— Daniel Burke (@BurkeCNN) April 10, 2014
A wide range of scientific testing indicates that a papyrus fragment containing the words, “Jesus said to them, my wife” is an ancient document, dating between the sixth to ninth centuries CE. Its contents may originally have been composed as early as the second to fourth centuries.
The fragment does not in any way provide evidence that the historical Jesus was married, as Karen L. King, the Hollis Professor of Divinity at Harvard Divinity School, has stressed since she announced the existence of the fragment in the fall of 2012. Rather, the fragment belongs to early Christian debates over whether it was better for Christians to be celibate virgins or to marry and have children. The fragment is weighing in on this issue, according to King.
“The main topic of the fragment is to affirm that women who are mothers and wives can be disciples of Jesus—a topic that was hotly debated in early Christianity as celibate virginity increasingly became highly valued,” King explained.
King first announced the existence of the fragment on September 18, 2012, at the International Coptic Congress in Rome, and dubbed it “The Gospel of Jesus’s Wife.” The use of the word “gospel” makes no claim to canonical status. The title refers to the fragment’s most distinctive claim (that Jesus was married), and serves as a short-hand reference to the fragment.
Nothing is known about the discovery of the fragment—which measures only about one-and-a-half inches by three inches—but it is assumed to have come from Egypt because it is written in Coptic, the form of the Egyptian language used by Christians there starting in the Roman imperial period.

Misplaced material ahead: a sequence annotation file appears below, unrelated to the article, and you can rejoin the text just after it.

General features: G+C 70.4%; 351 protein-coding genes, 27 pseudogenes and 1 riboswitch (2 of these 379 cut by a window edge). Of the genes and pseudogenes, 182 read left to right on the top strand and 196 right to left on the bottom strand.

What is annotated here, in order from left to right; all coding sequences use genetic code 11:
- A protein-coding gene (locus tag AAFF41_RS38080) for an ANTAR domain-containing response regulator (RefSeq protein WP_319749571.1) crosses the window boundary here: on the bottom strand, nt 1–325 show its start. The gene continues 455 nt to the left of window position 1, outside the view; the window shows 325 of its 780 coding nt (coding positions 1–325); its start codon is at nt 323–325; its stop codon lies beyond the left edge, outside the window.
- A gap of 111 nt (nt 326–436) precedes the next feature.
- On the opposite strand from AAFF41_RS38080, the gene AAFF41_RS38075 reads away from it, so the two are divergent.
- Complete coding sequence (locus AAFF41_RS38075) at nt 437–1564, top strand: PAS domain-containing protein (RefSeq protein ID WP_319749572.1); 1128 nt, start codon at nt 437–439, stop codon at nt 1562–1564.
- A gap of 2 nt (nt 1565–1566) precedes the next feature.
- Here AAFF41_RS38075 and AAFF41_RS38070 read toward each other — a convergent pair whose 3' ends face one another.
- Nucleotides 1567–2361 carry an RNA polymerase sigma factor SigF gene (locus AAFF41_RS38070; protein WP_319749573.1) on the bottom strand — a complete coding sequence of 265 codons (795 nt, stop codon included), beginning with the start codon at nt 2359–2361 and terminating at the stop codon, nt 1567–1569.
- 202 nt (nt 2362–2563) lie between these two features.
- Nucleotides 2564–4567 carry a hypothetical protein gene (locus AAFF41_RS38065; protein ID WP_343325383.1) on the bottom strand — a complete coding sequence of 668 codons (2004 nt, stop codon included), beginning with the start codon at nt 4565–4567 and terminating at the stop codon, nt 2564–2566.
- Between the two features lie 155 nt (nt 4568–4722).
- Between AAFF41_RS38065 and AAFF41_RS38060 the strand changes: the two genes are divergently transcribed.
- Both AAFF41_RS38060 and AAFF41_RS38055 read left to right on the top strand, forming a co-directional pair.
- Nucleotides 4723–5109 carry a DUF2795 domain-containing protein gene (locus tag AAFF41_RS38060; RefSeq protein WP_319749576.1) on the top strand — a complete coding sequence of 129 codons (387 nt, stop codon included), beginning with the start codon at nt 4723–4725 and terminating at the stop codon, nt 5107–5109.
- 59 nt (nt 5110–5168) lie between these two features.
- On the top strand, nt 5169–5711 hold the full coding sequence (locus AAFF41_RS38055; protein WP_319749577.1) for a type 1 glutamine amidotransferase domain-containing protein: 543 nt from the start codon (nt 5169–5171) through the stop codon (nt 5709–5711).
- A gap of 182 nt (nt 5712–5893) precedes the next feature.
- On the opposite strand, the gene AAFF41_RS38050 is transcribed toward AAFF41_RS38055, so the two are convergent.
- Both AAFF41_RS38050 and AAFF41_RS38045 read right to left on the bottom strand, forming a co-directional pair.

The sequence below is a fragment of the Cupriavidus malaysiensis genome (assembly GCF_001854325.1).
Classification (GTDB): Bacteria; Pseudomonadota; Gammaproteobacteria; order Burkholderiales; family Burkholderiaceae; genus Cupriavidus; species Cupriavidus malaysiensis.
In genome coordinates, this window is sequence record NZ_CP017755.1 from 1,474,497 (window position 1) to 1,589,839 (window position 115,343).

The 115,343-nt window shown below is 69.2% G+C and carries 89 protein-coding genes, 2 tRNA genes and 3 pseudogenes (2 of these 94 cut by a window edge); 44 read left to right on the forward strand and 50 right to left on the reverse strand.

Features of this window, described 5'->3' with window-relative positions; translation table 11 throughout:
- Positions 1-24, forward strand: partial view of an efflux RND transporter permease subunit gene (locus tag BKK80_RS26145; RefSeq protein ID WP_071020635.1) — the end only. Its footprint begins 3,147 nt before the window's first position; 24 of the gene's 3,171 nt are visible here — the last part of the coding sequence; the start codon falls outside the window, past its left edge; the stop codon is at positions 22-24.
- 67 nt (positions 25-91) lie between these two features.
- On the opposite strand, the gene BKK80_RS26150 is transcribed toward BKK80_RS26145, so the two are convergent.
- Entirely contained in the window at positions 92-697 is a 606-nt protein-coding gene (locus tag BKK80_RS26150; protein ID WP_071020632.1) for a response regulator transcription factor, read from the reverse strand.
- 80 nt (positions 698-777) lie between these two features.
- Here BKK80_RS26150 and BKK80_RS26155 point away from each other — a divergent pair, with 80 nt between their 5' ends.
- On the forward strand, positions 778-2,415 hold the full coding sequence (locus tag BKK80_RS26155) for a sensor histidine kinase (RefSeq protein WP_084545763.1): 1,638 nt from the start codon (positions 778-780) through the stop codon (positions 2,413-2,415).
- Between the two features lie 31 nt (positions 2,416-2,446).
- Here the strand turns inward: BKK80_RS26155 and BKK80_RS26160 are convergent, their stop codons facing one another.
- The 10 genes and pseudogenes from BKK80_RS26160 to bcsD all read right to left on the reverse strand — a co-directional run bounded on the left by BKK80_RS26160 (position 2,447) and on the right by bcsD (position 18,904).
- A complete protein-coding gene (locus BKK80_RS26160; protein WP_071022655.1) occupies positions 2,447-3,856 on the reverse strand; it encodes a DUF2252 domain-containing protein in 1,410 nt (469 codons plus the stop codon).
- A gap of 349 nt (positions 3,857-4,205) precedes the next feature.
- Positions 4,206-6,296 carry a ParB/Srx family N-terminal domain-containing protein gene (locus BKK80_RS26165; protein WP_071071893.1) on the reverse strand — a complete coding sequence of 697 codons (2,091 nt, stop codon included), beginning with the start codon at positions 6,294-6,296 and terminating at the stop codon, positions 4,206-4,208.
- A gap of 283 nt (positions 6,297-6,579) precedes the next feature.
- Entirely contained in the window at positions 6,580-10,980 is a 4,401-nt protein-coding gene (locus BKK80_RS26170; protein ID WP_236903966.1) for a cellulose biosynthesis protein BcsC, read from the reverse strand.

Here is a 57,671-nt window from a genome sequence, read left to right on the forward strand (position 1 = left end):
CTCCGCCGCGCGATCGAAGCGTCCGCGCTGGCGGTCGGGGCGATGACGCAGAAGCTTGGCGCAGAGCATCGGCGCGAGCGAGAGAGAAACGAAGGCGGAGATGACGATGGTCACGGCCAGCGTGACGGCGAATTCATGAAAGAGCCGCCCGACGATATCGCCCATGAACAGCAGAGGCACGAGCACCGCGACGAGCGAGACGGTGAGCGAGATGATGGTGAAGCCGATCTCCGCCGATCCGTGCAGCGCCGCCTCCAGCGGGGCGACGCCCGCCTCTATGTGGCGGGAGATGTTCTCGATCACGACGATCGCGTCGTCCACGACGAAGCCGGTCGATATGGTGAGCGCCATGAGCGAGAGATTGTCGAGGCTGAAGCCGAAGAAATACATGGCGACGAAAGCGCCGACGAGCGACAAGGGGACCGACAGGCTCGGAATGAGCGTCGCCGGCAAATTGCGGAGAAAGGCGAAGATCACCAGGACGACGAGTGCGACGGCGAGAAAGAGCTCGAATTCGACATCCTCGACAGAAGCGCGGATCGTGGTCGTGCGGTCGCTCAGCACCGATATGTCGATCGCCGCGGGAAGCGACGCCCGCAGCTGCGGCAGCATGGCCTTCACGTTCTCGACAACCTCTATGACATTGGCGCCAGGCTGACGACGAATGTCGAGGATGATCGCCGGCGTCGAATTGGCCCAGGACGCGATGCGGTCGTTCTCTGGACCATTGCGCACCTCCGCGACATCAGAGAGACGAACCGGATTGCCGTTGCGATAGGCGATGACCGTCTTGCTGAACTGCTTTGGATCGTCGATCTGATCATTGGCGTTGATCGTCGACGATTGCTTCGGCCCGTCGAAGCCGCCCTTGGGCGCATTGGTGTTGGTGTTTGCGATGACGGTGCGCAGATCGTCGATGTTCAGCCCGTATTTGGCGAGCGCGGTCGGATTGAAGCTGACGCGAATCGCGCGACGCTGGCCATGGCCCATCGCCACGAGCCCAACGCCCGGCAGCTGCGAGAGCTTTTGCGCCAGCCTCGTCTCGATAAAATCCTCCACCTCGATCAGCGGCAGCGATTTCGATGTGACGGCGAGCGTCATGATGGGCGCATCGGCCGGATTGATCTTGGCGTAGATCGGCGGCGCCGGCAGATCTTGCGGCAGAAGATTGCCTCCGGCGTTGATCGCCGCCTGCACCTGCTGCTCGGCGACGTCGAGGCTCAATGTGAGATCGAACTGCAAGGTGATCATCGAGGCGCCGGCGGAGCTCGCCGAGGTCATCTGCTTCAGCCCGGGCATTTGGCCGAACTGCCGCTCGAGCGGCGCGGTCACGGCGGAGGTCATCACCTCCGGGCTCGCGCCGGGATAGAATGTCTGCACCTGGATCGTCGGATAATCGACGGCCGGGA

Twice in the tiny fragment, Jesus speaks of his mother, his wife, and a female disciple—one of whom may be identified as “Mary.” The disciples discuss whether Mary is worthy, and Jesus states that “she can be my disciple.”
The real author of the fragment is not known and would likely remain unknown even if more of the text of the Gospel of Jesus’s Wife had survived. This remaining piece is too small to know anything definite about who may have composed, read, or circulated it, except that they were Christians.
“This gospel fragment provides a reason to reconsider what we thought we knew by asking what the role claims of Jesus’s marital status played historically in early Christian controversies over marriage, celibacy, and family,” King said.
Like Professor King, I am excited about the theological implications of such discoveries.